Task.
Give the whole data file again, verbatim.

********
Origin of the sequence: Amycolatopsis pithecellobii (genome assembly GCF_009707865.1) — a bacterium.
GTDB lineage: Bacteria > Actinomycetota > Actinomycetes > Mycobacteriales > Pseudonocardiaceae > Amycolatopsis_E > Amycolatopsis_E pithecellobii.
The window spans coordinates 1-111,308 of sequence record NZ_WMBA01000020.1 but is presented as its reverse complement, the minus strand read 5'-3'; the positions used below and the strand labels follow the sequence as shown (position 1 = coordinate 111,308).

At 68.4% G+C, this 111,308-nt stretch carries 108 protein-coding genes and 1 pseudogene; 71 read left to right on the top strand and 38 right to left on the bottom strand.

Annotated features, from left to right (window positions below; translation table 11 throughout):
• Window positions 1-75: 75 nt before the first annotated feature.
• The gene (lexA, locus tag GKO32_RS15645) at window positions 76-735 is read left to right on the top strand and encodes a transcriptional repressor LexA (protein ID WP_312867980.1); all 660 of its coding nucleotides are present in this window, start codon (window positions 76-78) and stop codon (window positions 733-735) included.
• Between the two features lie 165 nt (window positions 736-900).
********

Origin of the sequence: Amycolatopsis pithecellobii (genome assembly GCF_009707865.1) — a bacterium.
GTDB lineage: Bacteria > Actinomycetota > Actinomycetes > Mycobacteriales > Pseudonocardiaceae > Amycolatopsis_E > Amycolatopsis_E pithecellobii.
The window spans coordinates 1-111,308 of sequence record NZ_WMBA01000020.1 but is presented as its reverse complement, the minus strand read 5'-3'; the positions used below and the strand labels follow the sequence as shown (position 1 = coordinate 111,308).

At 68.4% G+C, this 111,308-nt stretch carries 108 protein-coding genes and 1 pseudogene; 71 read left to right on the top strand and 38 right to left on the bottom strand.

Annotated features, from left to right (window positions below; translation table 11 throughout):
• Window positions 1-75: 75 nt before the first annotated feature.
• The gene (lexA, locus tag GKO32_RS15645) at window positions 76-735 is read left to right on the top strand and encodes a transcriptional repressor LexA (protein ID WP_312867980.1); all 660 of its coding nucleotides are present in this window, start codon (window positions 76-78) and stop codon (window positions 733-735) included.
• Between the two features lie 165 nt (window positions 736-900).